Police Commissioner Bill Bratton now says he will lift the number of black cops on the job after getting into hot water for telling the Guardian that there are so few black cops in the NYPD “because so many of them have spent time in jail.”
He told radio station AM-970 he expects to see double the number of black enrollees in the Police Academy over the next year and that he fully intends to make sure they have the proper support to see through the process.
“We are really committed to increasing minority representation — not just blacks, women,” said Bratton, reports the Daily News.
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The numbers of black men in the current academy class is abysmally low.
BY THE NUMBERS
“We just need to do a better job of keeping (African-Americans) in the process, and working harder to recruit them into the process," he continued. "And I’m comfortable we can do that.”
Bratton was under scrunity after making cringeworthy comments to the Guardian in an article published on Tuesday.
“We have a significant population gap among African-American males because so many of them have spent time in jail and, as such, we can’t hire them,” hetold the newspaper. Bratton has since backtracked and said his remarks were taken out of context.
The New York City Police Department won’t look at an applicant for police work if he or she has a felony criminal record.
Bratton complicated the entire mess by acknowledging that part of the reason “so many” have been in jail is because ofthe “unfortunate consequences” of an explosion in “stop, question and frisk”arrests on minor infractions.
He insisted on NY1 Wednesday night that summonses and misdemeanors don't disqualify job appplicants from being hired -- only felonies -- but admitted the policy may have turned young men of color off to considering a law enforcement career.
Bratton's critics are demanding that he fix the problems caused by Stop and Frisk, which has been shown to disproportionately target men of color, giving them summonses for misdemeanors. Some of them are minor offenses that City Council Speaker Melissa Mark-Viverito is fighting to decriminalize.
“This is a teachable moment that affirms that 'broken windows' policing destroys lives and opportunities,” says Public Advocate Letitia James.
Brooklyn Borough President Eric Adams is calling for change.
Adams is a former cop, co-founder of 100 Blacks in Law Enforcement, and former president of the Grand Council of Guardians, an advocacy group for black cops.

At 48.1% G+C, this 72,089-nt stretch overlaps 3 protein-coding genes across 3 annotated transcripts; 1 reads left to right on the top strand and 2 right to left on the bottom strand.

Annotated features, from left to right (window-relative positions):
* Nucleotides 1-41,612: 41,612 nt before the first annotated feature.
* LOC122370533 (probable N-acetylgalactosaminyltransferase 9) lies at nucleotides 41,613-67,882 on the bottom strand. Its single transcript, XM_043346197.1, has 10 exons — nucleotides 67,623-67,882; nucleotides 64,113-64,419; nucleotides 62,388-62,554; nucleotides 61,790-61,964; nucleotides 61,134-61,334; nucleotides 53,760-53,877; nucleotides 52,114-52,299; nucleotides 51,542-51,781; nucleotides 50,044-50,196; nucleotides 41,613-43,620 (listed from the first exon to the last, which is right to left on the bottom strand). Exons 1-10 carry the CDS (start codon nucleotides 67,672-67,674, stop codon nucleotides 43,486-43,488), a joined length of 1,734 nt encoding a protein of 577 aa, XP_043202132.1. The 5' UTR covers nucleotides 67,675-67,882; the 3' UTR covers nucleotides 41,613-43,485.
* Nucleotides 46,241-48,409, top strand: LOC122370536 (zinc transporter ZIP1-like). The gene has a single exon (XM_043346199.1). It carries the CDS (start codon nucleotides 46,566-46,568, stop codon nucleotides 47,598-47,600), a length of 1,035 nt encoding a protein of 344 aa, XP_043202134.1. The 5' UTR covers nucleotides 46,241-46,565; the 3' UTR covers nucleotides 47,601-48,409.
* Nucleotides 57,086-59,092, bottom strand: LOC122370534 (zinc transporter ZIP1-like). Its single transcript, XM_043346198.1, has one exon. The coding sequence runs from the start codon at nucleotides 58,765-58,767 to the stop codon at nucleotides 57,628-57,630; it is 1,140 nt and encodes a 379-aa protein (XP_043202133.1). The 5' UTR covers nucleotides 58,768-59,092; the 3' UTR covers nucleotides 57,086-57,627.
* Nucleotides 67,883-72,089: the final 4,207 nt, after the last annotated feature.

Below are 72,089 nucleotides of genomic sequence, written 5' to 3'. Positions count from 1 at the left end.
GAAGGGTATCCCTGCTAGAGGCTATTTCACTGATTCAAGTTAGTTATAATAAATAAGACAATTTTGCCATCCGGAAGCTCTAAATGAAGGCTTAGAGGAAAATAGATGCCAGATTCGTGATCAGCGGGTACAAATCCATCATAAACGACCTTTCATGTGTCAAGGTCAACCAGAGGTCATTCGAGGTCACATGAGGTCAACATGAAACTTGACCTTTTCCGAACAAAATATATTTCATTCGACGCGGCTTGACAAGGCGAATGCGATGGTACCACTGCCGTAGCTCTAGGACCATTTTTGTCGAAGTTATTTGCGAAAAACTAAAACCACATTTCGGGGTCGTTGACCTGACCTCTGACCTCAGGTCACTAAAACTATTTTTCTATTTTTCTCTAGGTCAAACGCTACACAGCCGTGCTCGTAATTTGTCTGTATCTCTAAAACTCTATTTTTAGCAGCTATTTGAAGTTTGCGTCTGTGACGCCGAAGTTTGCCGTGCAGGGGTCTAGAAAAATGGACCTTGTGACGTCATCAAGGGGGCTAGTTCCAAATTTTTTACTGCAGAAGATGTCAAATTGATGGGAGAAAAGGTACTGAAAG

“There is a solution to this diversity problem, and it comes in the form of our City’s great Triple-A division of policing, including our school safety agents, traffic enforcement agents, and the Health and Hospitals Corporation police officers,” he tells Metro.
“Unfortunately, we don’t allow them to take the NYPD exam if they don’t have two years of college experience, even if they have served honorably for more than two years on their respective forces.
“Expanding access to exams for these officers with two years or more of experience will help improve diversity because overwhelmingly these agencies are more diverse than the city they serve,” he says.
“I have discussed this proposal with City Hall and One Police Plaza, and I believe the time is now to act. This moment has revealed an opportunity for New York’s Finest to live up to their moniker. Let’s promote these officers to the big leagues of New York City policing, paving a pathway to greater diversity, public safety, and opportunity.”
But Noel Leader, also a co-founder of 100 Blacks in Law Enforcement Who Care, says Bratton’s comments are “very revealing of his mindset” and he believes Bratton has no interest in hiring blacks.
“I’m outraged. I’m offended, but it’s typical of him,” he says.
He notes that 70 percent of Department of Correction and 80 percent of school safety officers are black and that those positions pay far less than a cop’s salary.
“There’s never been a time in the history of the NYPD that they’ve had an open-door policy to African-Americans, and it has nothing to do with criminal backgrounds,” Leader says in a Daily News Op-Ed.
Ed Mullins, president of the Sergeants Benevolent Association, is defending Bratton.
“I know Commissioner Bratton well enough to say that I don’t see him as a racist guy by any means. I just don’t believe he articulated whatever it was he was trying to explain correctly,” Mullins wrote in The News.
Adams adds: “Black men want to serve and protect their communities … We need a diverse police force that our communities can be proud of, one that creates role models through a reflection of true courtesy, professionalism and respect.”
Mayor Bill de Blasio has defended Bratton against critics like Leader and said the commissioner is committed to ruling out racism and expanding diversity.
Brooklyn-born John A. Oswald is editor-at-large of Metro.US. Follow him on the Twitters -- @nyc_oz.